NFC West: Paul Vassallo

NFL teams have until 4 p.m. ET Monday to reach the 75-man roster limit from the current 90 allowable players.

The Arizona Cardinals got a jump on their moves upon returning from their exhibition game at Tennessee.

Placing left tackle Levi Brown on injured reserve stands as the most significant move by far. The move comes as no surprise after Brown suffered a torn triceps tendon, but there's a sense of finality in the transaction. It means Brown cannot return until the 2013 season. There had been some hope he might return late in the season.

The chart shows rosters counts at each position, plus positional counts from Week 1 last season.

Among the players released: defensive tackle Landon Cohen, receiver Gino Crump, safety Eddie Elder, receiver Tre Gray, cornerback Marshay Green, receiver Jaymar Johnson, fullback Reagan Maui'a, linebacker Marcus McGraw, linebacker Zack Nash, cornerback James Nixon, kicker/punter Ricky Schmitt and linebacker Paul Vassallo.

Running back Thomas Clayton and fullback Jared Crank were waived/injured. They'll revert to injured reserve upon clearing waivers.

The team announced these transactions.
Our two-day look at NFC West rosters concludes with projections for the Arizona Cardinals' defense and special teams.

Defensive linemen (9)

Average number kept since 2003: 7.2

Safest bets: Calais Campbell, Darnell Dockett, Dan Williams, David Carter, Nick Eason, Vonnie Holliday

Leading contenders: Ronald Talley

Longer odds: Ricky Lumpkin, Landon Cohen

Comment: The position should be a strength for the Cardinals. Campbell and Dockett have earned most of the attention. Carter stood out immediately as a rookie in training camp last year. He came out swinging and quickly moved up the depth chart at nose tackle. Carter impressed enough as a rookie for Pro Football Focus to feature him in its "Secret Superstar" series. Williams has gotten his weight down. This is a big year for him coming off a season-ending arm injury.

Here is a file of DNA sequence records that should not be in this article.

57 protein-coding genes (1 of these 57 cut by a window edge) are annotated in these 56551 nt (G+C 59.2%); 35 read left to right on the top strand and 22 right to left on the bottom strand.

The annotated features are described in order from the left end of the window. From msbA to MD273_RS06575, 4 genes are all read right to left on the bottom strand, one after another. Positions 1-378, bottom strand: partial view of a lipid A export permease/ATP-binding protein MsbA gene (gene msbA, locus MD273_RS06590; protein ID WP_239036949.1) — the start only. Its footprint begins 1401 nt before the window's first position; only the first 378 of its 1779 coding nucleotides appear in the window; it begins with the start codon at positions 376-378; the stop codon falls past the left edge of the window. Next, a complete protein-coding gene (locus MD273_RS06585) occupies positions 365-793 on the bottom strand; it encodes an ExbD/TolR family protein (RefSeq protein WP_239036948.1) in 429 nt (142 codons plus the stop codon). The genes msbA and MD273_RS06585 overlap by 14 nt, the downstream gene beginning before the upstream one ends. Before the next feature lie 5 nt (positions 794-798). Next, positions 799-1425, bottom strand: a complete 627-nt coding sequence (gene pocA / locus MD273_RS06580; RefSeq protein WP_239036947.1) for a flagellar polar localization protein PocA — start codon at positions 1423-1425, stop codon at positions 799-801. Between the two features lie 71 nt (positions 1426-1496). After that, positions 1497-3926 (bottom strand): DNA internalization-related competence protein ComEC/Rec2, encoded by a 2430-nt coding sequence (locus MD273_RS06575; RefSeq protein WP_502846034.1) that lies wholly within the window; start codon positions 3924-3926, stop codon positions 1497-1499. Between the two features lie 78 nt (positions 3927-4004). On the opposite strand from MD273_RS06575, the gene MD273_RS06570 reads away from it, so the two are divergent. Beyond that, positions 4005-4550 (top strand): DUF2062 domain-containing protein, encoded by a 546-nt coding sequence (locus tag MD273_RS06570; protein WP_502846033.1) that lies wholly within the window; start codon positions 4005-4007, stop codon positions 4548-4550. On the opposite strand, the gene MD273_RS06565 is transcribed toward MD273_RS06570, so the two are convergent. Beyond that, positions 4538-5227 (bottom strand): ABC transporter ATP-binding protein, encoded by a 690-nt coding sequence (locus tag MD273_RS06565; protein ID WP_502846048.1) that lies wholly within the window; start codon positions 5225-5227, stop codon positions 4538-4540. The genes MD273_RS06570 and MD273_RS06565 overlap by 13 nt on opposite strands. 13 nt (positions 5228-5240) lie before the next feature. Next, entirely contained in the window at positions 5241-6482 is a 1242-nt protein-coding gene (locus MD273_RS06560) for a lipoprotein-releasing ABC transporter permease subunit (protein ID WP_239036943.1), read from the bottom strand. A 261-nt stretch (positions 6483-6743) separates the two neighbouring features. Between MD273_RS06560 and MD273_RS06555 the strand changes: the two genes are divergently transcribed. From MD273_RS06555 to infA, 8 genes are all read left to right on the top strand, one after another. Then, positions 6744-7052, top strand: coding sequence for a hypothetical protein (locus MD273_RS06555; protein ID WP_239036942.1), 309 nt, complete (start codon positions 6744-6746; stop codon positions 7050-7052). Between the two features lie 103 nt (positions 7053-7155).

Linebackers (15)

Average number kept since 2003: 7.2

Safest bets: Daryl Washington, Sam Acho, O'Brien Schofield, Paris Lenon, Clark Haggans, Stewart Bradley

Leading contenders: Reggie Walker, Quentin Groves

Longer odds: Quan Sturdivant, Marcus McGraw, Paul Vassallo, Colin Parker, Brandon Williams, Antonio Coleman, Zack Nash

Comment: Washington is an emerging star and should command more widespread respect if the Cardinals' defense continues to improve. Lenon remains an integral part of the defense. He's the link between coordinator Ray Horton and the rest of the defense. Bradley hasn't come close to unseating him. A full offseason should give Bradley a better chance to earn playing time, at least. The Cardinals are counting on Acho and Schofield to provide their outside rush. The coaching staff also wants to get pressure with its inside linebackers. Washington has shown he can make that happen.

Defensive backs (17)

Average number kept since 2003: 9.2

Safest bets: Patrick Peterson, Adrian Wilson, Kerry Rhodes, Jamell Fleming, Greg Toler, William Gay, Rashad Johnson

Leading contenders: A.J. Jefferson, Michael Adams, James Sanders

Longer odds: Justin Bethel, Marshay Green, Blake Gideon, Eddie Elder, Crezdon Butler, Larry Parker, James Nixon

Comment: Fleming, the Cardinals' third-round choice, stood out among rookies at organized team activities and minicamps. Coach Ken Whisenhunt commended his quickness and ability to change direction fluidly. The team plans to try him in the nickel role during training camp. The other nine defensive backs listed among "safest bets" and "leading contenders" have started regular-season games in the NFL. Barring injuries, one or two players released from this group figures to play elsewhere this season.

Special teams (4)

Average number kept since 2003: 2.9

Safest bets: Jay Feely, Mike Leach, Dave Zastudil

Leading contenders: none

Longer odds: Ricky Schmitt

Comment: Feely's field-goal percentage last season (79.2) was his lowest since 2004. Four of his five misses were outdoors. Arizona plays six games outdoors in 2012 (Arizona counts as indoors even though the roof can open).

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